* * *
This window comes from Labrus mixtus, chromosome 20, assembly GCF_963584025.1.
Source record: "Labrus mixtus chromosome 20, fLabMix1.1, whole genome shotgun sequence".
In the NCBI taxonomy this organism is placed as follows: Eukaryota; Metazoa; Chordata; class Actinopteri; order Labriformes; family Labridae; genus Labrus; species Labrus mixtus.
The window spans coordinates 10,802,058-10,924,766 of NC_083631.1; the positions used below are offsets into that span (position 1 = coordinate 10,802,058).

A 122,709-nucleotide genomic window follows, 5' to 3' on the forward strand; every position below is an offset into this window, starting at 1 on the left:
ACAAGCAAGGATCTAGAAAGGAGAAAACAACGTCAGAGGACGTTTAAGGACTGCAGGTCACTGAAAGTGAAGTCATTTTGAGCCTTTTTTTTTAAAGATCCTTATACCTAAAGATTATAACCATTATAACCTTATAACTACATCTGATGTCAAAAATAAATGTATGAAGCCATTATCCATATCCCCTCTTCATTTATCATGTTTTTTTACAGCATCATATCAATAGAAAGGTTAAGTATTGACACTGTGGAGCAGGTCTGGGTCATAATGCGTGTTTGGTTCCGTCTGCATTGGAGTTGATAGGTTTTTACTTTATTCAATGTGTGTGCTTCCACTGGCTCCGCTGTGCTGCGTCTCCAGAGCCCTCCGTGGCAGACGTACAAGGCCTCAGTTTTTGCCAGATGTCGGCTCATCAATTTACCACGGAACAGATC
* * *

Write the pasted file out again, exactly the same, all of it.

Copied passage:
This window comes from Labrus mixtus, chromosome 20, assembly GCF_963584025.1.
Source record: "Labrus mixtus chromosome 20, fLabMix1.1, whole genome shotgun sequence".
In the NCBI taxonomy this organism is placed as follows: Eukaryota; Metazoa; Chordata; class Actinopteri; order Labriformes; family Labridae; genus Labrus; species Labrus mixtus.
The window spans coordinates 10,802,058-10,924,766 of NC_083631.1; the positions used below are offsets into that span (position 1 = coordinate 10,802,058).

A 122,709-nucleotide genomic window follows, 5' to 3' on the forward strand; every position below is an offset into this window, starting at 1 on the left:
ACAAGCAAGGATCTAGAAAGGAGAAAACAACGTCAGAGGACGTTTAAGGACTGCAGGTCACTGAAAGTGAAGTCATTTTGAGCCTTTTTTTTTAAAGATCCTTATACCTAAAGATTATAACCATTATAACCTTATAACTACATCTGATGTCAAAAATAAATGTATGAAGCCATTATCCATATCCCCTCTTCATTTATCATGTTTTTTTACAGCATCATATCAATAGAAAGGTTAAGTATTGACACTGTGGAGCAGGTCTGGGTCATAATGCGTGTTTGGTTCCGTCTGCATTGGAGTTGATAGGTTTTTACTTTATTCAATGTGTGTGCTTCCACTGGCTCCGCTGTGCTGCGTCTCCAGAGCCCTCCGTGGCAGACGTACAAGGCCTCAGTTTTTGCCAGATGTCGGCTCATCAATTTACCACGGAACAGATC